I see this in all the trans lives that still might be if only they knew how to tell their story, if only their family and school and doctor and church could hear and understand their story. And I see how often those transgender futures are denied like so much of our transgender past, how a recent 2018 study found that between 38-44 percent of trans people will attempt suicide in their lives. I see one in three transgender futures dissapear without anyone to tell their story. I see one in two transgender futures dispear without anyone to tell their story.

That is why I call the need for trans literature dysphoric. Because dysphoria is about disatisfaction with the present, about grief for what has been denied in the past, and about hope for the future. I call the need for trans literature dysphoric because I see the shelf of our own that may yet come to be and I see the library of shelves which might have existed but which were never allowed to exist. And so with these shelves of ghosts and shelves of dreams, I return to the question that Virginia Woolf showed me how to ask: where is the transgender literature? How might we have a shelf of our own and how might this shelf grow bigger, book by book, as we slowly try to make the library that is come close to the library that might have been. Perhaps one day we will find balance between the told and untold stories. Perhaps one day the living stories will outnumber the dead. But for now, today, I begin with a question, or something more. As I once did when I began striving for a shelf of my own, I will assess and plan, research and write, listen for and narrate the way trans literature might have a shelf of its own in our libraries and our classrooms.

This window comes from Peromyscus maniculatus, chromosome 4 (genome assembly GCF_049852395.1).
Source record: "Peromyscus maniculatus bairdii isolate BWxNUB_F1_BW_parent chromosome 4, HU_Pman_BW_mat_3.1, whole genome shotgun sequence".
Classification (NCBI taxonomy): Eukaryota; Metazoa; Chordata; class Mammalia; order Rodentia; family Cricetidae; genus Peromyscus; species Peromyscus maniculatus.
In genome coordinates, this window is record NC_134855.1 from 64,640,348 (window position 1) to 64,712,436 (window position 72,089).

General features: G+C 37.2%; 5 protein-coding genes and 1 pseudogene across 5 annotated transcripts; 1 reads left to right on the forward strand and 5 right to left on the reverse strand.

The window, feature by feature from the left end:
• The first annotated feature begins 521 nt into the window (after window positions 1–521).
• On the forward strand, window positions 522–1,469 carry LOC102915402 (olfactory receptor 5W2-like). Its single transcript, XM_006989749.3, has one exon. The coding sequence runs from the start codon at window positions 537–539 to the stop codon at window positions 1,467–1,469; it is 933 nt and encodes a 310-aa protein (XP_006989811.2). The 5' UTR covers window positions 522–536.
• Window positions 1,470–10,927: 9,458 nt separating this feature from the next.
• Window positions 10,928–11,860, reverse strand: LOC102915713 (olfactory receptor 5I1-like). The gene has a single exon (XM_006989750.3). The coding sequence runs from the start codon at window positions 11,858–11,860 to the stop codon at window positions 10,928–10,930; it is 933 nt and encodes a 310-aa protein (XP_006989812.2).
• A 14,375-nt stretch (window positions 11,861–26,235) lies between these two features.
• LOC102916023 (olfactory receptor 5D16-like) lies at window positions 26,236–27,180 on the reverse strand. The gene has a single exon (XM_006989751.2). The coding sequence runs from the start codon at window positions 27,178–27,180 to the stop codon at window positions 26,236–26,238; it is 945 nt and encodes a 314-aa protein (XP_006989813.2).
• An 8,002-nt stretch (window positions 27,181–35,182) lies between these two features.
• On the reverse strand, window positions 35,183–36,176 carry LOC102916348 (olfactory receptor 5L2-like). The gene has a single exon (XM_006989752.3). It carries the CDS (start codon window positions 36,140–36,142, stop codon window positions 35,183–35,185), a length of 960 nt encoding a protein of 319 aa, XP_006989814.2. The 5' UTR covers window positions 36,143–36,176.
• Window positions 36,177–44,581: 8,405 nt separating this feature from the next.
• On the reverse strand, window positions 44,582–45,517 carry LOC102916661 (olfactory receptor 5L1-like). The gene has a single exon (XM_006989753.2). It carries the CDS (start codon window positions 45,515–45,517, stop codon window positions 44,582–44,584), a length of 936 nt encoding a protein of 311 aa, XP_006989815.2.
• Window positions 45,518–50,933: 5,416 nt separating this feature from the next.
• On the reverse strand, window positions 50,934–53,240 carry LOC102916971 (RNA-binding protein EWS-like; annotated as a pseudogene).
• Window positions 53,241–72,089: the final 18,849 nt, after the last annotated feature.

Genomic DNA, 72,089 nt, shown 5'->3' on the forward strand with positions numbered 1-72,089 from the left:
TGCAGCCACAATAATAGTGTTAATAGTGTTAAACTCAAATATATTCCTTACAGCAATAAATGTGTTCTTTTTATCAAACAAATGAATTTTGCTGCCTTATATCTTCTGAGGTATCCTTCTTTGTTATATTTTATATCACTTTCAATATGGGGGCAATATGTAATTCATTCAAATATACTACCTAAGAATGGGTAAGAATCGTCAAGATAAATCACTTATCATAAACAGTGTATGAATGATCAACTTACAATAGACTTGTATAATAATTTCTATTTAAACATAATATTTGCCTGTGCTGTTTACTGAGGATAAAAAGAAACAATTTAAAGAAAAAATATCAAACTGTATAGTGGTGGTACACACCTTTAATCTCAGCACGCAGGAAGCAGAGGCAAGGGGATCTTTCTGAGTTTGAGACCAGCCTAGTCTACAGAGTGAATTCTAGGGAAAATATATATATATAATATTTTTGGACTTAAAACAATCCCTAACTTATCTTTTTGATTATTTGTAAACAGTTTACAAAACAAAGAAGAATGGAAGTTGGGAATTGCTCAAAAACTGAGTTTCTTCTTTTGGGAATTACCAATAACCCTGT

Five Hundred a Year
and a Room with a Lock

Virginia Woolf concluded that to make her desired shelf of women come into being, women needed five hundred a year and a room of one's own, with a lock on it. As a writer and mother myself, I can affirm the good sense of this. But as a trans woman who feels the dysphoric need for a shelf of our own, I would add a few more conditions. In the following sections, I will mark what I believe we need to not just ask the question but to establish a shelf called trans literature: (1) first, we will need to identify and liberate ourselves from some of the toxic tropes in which transgender has been defined within cisgender literature, or else we may never resurrect the trans figures and stories buried among other people's books and stories, (2) second, we will need to understand the stories we already tell and have already told for centuries, or else we may never know what trans literature looks like in order to recognize it on a shelf, and (3) third, we will need to examine what it means to read and write while transgender, or else trans lives will continue to be reduced to and by the theories of cisgender literary analysis. All this we need. Also, the stable pay-check and office with a lock which comes with jobs and job security would also be nice. Please and thank you.